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Examining the Nuances of New York Income Taxation of Trusts

Catherine B. Eberl, JD
Published Date:
Feb 1, 2016

Just like a resident individual, a New York resident trust is subject to New York income tax on all of its income. And just like a nonresident individual, a nonresident trust is subject to income tax only on its New York source income. But the world of New York fiduciary income taxation creates a third category not applicable to individuals – the exempt resident. Understanding when a trust falls into the category of resident, exempt resident, or nonresident is the threshold to any New York fiduciary income tax analysis.  However, if a trust is a “grantor trust” for federal income tax purposes, the residency of the trust is not determinative.  Rather, all of the trust’s income is reported directly on the trust creator’s individual income tax return.

N.Y. Tax Law § 605 sets forth the rules for determining the residency of a trust. It begins with determining when property was transferred to the trust; if property was transferred to the trust under the will of a person domiciled in New York at death, then the portion of the trust passing under the will is a resident trust. In a typical situation, a trust is wholly funded by assets passing under such a will, meaning that the trust would be a wholly resident trust; however, if a will directs that assets be added to an existing trust that is otherwise nonresident, the trust might have dual residency. In that case, the portion of the trust funded by the New York decedent’s will is New York resident, and the portion of the trust that existed prior to funding is nonresident.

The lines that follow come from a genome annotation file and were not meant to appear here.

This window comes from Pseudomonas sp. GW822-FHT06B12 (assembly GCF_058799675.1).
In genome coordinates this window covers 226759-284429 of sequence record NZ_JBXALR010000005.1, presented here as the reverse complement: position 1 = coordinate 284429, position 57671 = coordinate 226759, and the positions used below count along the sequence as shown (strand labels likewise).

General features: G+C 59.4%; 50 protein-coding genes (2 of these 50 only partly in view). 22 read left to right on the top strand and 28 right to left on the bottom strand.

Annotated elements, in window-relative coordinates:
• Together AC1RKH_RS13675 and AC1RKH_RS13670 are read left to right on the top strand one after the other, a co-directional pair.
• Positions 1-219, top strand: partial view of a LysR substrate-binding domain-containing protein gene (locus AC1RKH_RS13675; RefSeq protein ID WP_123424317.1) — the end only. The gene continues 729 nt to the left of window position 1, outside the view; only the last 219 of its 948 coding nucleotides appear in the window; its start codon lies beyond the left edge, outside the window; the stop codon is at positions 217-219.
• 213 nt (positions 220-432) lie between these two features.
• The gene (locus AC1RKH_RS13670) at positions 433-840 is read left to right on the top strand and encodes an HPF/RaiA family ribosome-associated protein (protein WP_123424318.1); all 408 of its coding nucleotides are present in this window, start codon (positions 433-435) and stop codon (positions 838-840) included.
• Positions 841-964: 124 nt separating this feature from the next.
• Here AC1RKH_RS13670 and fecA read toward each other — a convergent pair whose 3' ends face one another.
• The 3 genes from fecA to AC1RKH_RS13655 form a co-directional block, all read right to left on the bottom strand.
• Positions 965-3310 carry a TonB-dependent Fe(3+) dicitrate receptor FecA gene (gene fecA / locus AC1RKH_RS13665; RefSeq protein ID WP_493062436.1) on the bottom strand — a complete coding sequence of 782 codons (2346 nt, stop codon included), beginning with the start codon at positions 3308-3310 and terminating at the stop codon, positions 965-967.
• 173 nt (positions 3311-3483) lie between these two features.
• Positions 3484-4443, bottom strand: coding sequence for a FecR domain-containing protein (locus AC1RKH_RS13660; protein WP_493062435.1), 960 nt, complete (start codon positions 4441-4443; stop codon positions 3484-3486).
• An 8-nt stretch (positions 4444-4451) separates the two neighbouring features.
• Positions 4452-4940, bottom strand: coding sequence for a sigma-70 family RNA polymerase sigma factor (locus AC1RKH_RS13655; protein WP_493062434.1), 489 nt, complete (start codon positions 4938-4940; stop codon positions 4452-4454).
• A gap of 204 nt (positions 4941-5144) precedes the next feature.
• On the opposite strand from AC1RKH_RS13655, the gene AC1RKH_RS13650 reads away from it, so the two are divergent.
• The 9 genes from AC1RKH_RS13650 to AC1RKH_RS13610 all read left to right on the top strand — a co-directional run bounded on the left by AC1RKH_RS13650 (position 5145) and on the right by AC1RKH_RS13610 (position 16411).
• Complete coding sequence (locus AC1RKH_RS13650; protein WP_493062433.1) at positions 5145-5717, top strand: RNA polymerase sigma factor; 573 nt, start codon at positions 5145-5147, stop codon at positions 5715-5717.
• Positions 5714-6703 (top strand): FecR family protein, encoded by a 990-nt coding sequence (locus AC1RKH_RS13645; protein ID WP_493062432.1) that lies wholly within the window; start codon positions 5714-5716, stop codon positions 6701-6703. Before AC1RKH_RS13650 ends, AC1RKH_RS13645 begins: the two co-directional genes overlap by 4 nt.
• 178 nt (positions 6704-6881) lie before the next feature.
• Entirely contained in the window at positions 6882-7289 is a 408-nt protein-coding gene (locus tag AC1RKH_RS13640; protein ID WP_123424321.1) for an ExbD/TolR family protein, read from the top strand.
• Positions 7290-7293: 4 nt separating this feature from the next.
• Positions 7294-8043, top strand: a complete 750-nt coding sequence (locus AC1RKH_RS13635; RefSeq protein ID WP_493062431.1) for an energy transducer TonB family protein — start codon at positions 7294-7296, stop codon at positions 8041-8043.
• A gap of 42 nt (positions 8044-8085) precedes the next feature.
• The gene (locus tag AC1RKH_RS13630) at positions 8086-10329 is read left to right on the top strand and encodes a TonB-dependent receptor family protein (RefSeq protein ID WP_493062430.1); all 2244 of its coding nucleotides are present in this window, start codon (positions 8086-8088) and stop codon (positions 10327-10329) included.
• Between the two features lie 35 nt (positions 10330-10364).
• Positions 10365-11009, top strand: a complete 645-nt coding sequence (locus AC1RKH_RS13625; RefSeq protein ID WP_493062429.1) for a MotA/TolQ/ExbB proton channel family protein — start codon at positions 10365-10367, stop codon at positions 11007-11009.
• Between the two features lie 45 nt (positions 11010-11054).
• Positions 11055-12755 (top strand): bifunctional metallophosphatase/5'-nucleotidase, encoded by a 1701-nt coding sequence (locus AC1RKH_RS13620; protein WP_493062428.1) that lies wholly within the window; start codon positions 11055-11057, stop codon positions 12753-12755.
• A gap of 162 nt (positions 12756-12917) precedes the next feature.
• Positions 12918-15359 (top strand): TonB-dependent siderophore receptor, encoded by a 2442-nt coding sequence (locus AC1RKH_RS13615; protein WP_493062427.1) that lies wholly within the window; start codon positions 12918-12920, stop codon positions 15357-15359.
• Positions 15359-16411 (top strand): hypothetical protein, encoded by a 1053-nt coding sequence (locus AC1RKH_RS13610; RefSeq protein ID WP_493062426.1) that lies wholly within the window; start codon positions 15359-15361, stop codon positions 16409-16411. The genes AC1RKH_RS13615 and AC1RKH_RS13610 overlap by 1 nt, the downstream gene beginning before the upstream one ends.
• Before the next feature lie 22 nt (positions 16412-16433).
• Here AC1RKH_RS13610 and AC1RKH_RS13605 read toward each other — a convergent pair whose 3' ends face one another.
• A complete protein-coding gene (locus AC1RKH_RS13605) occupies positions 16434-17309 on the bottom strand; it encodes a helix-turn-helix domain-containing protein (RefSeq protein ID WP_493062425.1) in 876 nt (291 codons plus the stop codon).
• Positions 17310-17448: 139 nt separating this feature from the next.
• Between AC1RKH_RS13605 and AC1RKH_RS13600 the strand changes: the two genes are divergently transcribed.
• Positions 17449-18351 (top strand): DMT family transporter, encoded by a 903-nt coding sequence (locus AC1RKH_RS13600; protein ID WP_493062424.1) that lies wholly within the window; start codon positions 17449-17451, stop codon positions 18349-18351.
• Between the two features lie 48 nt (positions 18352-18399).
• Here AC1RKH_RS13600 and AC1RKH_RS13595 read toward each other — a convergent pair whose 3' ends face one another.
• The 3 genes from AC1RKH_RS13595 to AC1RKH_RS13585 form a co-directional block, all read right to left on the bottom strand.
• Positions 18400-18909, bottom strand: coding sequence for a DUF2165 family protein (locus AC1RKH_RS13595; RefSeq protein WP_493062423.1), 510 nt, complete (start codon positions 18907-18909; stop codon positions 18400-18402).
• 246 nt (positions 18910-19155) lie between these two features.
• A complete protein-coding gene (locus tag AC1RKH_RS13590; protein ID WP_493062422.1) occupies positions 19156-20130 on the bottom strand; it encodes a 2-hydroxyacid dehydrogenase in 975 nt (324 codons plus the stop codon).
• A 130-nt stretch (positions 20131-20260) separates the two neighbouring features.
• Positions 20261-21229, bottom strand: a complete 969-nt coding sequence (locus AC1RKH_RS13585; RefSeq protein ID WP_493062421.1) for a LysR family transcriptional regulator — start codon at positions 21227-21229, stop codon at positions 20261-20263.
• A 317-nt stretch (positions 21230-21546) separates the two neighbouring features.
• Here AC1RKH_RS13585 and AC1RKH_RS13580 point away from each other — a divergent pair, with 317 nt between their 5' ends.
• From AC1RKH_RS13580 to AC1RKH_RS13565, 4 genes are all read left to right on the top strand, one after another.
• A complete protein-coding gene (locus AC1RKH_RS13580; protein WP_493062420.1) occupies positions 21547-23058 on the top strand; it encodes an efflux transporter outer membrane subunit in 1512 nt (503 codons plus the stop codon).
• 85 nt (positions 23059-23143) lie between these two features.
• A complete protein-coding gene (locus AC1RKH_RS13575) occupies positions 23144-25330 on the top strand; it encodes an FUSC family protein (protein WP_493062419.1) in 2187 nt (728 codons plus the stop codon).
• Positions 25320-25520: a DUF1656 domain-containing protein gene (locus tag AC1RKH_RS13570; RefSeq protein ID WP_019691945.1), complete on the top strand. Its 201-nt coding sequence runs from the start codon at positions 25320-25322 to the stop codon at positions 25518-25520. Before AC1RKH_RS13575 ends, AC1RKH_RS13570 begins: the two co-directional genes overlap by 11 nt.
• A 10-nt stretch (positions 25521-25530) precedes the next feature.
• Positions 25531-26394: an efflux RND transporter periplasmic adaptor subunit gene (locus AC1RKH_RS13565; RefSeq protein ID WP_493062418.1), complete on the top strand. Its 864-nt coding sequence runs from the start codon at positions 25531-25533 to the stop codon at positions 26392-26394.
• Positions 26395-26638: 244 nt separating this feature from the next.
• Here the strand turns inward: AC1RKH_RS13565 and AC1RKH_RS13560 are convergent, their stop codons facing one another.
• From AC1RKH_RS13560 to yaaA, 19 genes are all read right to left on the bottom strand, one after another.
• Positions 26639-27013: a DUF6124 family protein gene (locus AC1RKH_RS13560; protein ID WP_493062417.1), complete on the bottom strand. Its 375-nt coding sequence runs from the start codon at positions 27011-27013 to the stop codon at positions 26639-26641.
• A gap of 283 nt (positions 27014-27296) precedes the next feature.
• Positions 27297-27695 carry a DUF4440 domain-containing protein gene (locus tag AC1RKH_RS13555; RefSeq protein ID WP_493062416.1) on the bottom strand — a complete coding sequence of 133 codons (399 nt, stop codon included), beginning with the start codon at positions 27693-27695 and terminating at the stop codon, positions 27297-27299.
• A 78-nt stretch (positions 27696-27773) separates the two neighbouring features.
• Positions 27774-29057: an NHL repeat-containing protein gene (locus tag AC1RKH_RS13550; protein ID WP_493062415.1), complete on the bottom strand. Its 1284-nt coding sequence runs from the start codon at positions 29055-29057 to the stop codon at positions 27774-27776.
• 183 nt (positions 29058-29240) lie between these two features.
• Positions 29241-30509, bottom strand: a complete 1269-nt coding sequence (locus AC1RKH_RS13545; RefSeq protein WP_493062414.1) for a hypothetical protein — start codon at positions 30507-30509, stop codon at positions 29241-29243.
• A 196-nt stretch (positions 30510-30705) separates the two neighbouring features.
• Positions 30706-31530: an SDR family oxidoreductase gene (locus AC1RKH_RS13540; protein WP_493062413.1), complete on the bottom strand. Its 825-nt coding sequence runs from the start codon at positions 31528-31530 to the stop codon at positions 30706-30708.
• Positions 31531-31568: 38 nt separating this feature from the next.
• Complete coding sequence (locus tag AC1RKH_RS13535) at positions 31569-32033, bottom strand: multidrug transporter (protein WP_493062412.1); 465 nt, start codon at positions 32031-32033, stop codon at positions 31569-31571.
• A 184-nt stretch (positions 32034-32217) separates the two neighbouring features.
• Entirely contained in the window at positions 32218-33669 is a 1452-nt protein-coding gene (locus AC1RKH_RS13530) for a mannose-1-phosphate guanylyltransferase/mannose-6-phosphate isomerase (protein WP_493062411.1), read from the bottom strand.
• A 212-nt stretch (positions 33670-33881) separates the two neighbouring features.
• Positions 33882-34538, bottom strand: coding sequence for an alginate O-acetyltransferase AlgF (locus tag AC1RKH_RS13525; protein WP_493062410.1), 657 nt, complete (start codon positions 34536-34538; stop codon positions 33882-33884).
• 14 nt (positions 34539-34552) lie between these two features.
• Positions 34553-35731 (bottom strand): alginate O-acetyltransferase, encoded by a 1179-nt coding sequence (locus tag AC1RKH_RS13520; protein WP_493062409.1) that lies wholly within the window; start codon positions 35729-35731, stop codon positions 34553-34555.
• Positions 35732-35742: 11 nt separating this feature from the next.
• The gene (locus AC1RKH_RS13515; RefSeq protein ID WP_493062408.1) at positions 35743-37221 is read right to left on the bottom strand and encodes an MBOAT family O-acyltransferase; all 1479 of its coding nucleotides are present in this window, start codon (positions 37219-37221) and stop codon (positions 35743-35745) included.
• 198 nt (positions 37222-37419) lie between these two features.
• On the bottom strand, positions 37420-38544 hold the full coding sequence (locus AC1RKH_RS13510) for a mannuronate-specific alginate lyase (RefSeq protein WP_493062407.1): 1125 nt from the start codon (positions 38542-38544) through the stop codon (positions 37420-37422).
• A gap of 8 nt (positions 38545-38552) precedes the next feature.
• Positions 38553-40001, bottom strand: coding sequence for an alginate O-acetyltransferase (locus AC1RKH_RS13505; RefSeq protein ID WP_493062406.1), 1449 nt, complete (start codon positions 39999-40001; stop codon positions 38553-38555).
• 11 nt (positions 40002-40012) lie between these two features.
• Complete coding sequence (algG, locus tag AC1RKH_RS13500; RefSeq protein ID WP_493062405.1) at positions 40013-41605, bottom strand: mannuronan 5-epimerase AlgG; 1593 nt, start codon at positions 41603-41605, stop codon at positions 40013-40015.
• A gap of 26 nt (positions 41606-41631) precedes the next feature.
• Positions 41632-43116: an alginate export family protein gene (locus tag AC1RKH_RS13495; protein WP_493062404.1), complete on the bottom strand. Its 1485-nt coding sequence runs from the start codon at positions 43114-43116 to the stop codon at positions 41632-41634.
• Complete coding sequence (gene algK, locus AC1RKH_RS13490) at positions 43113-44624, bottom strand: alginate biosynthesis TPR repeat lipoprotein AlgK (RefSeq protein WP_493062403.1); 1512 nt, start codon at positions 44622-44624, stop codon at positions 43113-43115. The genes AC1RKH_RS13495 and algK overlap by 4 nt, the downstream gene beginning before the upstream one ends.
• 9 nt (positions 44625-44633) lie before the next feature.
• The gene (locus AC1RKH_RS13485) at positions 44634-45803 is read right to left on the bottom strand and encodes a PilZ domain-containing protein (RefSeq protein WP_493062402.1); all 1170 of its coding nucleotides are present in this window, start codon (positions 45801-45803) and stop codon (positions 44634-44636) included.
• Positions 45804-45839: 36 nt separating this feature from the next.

If property was transferred to a trust during the transferor’s lifetime, the trust is a resident trust if the transferor was domiciled in New York at the time of the transfer, and if the trust was either (i) irrevocable at the time of the transfer or (ii) revocable at the time of the transfer and remains revocable. Or, if an individual transfers property to a revocable trust, and the trust becomes irrevocable while the individual is domiciled in New York, the trust will also be considered a New York resident trust.